6 



donor directives . 26 However, Albrecht and Jackson find that local ownership is high, 
citing local participation and consultation in the development of security policies, and 
argue that this has contributed to SSR effectiveness . 27 

On the other side of the debate, Herbert Wulf s study of Afghanistan, Iraq, Sierra 
Leone, Liberia, and Democratic Republic of the Congo suggests that strong external, 
donor-driven SSR without significant local ownership has been effective precisely 
because it cuts out local, self-interested obstructionism . 28 Wulf also notes that often 
domestic SSR efforts “are not directed at improving the security of the population but are 
exclusively aimed at rationalizing or modernizing armed forces and police to save money 
or to enhance their postures and capabilities .” 29 

The research on RMA suggests that security concerns are determinant in military 
self-transformation; the primary aim of the military being combat effectiveness to “fight 
and win its nation’s war .” 30 This suggests that the SPLA transformation process should 
have progressed furthest on the combat effectiveness goal. The literature on SSR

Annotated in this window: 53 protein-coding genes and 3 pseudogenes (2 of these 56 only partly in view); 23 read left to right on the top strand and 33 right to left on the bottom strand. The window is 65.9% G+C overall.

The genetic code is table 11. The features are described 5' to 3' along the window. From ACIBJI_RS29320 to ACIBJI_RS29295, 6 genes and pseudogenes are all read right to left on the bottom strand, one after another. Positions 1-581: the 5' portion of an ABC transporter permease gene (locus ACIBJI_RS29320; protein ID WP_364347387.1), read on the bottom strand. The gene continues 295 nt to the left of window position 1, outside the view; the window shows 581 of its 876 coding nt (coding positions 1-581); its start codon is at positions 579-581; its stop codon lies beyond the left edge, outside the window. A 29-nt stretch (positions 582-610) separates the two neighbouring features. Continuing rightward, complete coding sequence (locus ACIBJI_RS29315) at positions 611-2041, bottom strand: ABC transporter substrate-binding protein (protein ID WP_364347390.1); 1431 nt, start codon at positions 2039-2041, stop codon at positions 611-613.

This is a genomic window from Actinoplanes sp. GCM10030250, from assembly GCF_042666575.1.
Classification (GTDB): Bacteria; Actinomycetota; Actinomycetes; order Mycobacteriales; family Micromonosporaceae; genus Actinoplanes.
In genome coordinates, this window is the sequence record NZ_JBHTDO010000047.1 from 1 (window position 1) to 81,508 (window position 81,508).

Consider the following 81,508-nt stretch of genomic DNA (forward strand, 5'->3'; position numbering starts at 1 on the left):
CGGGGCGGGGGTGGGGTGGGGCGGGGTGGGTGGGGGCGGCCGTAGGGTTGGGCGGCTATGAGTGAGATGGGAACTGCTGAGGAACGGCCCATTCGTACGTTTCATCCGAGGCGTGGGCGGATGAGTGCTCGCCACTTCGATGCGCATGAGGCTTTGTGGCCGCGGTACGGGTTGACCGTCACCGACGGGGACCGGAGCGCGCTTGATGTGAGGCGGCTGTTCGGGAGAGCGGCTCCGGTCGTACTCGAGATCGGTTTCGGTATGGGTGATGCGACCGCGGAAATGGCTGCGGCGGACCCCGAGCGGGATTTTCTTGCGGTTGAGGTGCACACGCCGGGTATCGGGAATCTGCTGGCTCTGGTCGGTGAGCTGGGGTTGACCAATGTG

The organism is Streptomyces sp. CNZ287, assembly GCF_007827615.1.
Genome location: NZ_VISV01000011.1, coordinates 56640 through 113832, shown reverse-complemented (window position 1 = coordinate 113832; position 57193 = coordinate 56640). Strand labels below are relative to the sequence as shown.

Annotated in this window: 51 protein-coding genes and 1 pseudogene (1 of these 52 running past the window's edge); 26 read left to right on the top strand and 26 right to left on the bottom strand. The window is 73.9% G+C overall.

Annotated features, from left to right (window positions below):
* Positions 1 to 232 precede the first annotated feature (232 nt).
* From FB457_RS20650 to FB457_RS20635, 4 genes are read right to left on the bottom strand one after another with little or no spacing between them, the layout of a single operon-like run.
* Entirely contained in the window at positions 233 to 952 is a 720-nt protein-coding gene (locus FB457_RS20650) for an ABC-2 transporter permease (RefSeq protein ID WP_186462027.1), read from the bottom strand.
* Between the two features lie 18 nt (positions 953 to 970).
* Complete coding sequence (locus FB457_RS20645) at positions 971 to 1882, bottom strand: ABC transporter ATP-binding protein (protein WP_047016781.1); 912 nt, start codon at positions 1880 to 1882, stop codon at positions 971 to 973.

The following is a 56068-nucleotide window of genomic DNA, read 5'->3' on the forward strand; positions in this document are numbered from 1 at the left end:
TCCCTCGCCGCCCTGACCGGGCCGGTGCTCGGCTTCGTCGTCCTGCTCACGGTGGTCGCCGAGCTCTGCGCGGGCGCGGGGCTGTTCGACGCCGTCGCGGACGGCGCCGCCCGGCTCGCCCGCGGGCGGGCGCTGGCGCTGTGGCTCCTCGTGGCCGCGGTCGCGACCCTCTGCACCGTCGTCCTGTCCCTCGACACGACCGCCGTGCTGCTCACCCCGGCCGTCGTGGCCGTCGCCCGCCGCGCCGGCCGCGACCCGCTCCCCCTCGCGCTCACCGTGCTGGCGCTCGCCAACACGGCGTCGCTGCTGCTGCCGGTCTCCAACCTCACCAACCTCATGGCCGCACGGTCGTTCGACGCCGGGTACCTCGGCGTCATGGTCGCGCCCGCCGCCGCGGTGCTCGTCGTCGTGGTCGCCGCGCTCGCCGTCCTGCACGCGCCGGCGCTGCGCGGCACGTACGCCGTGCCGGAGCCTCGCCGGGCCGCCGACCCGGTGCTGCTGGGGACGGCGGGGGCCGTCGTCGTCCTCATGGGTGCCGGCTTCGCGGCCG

suggests that it is less effective when applied to a more intact military and/or when 
limited in size and scope. Both of these conditions are present in South Sudan, so one 
would expect to find that the SSDDT has had little impact on advancing the civil-military 
relations goal of the SPLA transformation agenda. The debate on whether more local 
ownership is associated with more or less effective reform has more ambiguous 
implications for South Sudan. However, on balance, the limited scope of donor 
engagement suggests that the SPLA’s priorities will drive transformation, thus 
reinforcing the overall thrust of existing knowledge that leads us to expect more progress 


26 Koyode, Governing Insecurity in Post-conflict States, 23—27; Skora, Analysis of Security Sector 
Reform in Post-conflict Sierra Leone, 5. 

27 Ibid., 23-27. 

28 Widf, Security Sector Reform in Developing and Transitional Countries, 16. 

29 Ibid., 15. 

30 Togo D. West, Jr., and Dennis J. Reimer, “A Statement on the Posture of the United States Army 
Fiscal year 1997, presented to the Committees of the United States Senate and the House of 
Representatives Second Session,” 104 th Congress, the Office of the Chief of Staff, U.S. Army, 
Congressional Activities Division (DACS-CAD), 1997, http://www.army.mil/aps/97/chl.htm (accessed 
August 30, 2010). 


7 




on combat effectiveness and less on SPLA subordination to institutionalized civilian 
authority. Finally, it is expected that progress on restructuring and retraining (the other 
two elements of the SPLA transformation) will be most limited, because neither actor 
prioritizes these in practice. 

In order to test this hypothesis the thesis begins by establishing baseline measures